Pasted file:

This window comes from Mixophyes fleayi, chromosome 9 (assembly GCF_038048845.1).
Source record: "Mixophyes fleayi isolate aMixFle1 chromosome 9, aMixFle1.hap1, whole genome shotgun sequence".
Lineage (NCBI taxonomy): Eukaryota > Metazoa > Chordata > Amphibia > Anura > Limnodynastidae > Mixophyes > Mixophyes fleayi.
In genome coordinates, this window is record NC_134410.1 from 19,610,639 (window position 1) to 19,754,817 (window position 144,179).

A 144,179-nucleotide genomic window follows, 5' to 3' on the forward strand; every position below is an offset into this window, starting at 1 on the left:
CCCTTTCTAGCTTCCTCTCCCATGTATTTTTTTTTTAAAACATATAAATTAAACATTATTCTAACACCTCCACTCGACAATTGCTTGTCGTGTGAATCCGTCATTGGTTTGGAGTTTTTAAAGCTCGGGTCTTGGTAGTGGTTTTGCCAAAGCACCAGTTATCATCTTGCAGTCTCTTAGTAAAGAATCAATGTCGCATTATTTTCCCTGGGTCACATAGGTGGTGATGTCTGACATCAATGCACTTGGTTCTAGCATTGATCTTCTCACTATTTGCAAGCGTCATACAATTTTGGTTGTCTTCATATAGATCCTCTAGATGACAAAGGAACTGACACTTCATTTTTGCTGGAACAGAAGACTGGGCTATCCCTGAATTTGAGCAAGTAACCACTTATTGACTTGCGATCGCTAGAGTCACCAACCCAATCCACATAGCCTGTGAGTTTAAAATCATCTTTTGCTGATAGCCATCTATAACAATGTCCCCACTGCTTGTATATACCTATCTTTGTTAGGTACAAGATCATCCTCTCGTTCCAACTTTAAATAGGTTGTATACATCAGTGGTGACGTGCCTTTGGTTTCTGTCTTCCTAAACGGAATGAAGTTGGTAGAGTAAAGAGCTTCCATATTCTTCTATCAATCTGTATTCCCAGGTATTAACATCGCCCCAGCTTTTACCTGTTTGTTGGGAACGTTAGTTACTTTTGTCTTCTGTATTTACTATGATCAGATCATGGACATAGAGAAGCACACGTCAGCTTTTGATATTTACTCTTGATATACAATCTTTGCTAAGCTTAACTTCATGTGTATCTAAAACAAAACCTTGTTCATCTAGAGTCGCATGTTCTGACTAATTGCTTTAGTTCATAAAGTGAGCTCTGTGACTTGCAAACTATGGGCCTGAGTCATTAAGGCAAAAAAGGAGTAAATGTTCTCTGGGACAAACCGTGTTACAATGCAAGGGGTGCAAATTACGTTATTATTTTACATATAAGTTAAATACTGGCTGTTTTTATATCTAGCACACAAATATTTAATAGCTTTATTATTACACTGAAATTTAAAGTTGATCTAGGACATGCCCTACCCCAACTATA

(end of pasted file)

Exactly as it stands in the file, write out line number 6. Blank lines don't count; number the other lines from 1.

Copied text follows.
CCCTTTCTAGCTTCCTCTCCCATGTATTTTTTTTTTAAAACATATAAATTAAACATTATTCTAACACCTCCACTCGACAATTGCTTGTCGTGTGAATCCGTCATTGGTTTGGAGTTTTTAAAGCTCGGGTCTTGGTAGTGGTTTTGCCAAAGCACCAGTTATCATCTTGCAGTCTCTTAGTAAAGAATCAATGTCGCATTATTTTCCCTGGGTCACATAGGTGGTGATGTCTGACATCAATGCACTTGGTTCTAGCATTGATCTTCTCACTATTTGCAAGCGTCATACAATTTTGGTTGTCTTCATATAGATCCTCTAGATGACAAAGGAACTGACACTTCATTTTTGCTGGAACAGAAGACTGGGCTATCCCTGAATTTGAGCAAGTAACCACTTATTGACTTGCGATCGCTAGAGTCACCAACCCAATCCACATAGCCTGTGAGTTTAAAATCATCTTTTGCTGATAGCCATCTATAACAATGTCCCCACTGCTTGTATATACCTATCTTTGTTAGGTACAAGATCATCCTCTCGTTCCAACTTTAAATAGGTTGTATACATCAGTGGTGACGTGCCTTTGGTTTCTGTCTTCCTAAACGGAATGAAGTTGGTAGAGTAAAGAGCTTCCATATTCTTCTATCAATCTGTATTCCCAGGTATTAACATCGCCCCAGCTTTTACCTGTTTGTTGGGAACGTTAGTTACTTTTGTCTTCTGTATTTACTATGATCAGATCATGGACATAGAGAAGCACACGTCAGCTTTTGATATTTACTCTTGATATACAATCTTTGCTAAGCTTAACTTCATGTGTATCTAAAACAAAACCTTGTTCATCTAGAGTCGCATGTTCTGACTAATTGCTTTAGTTCATAAAGTGAGCTCTGTGACTTGCAAACTATGGGCCTGAGTCATTAAGGCAAAAAAGGAGTAAATGTTCTCTGGGACAAACCGTGTTACAATGCAAGGGGTGCAAATTACGTTATTATTTTACATATAAGTTAAATACTGGCTGTTTTTATATCTAGCACACAAATATTTAATAGCTTTATTATTACACTGAAATTTAAAGTTGATCTAGGACATGCCCTACCCCAACTATA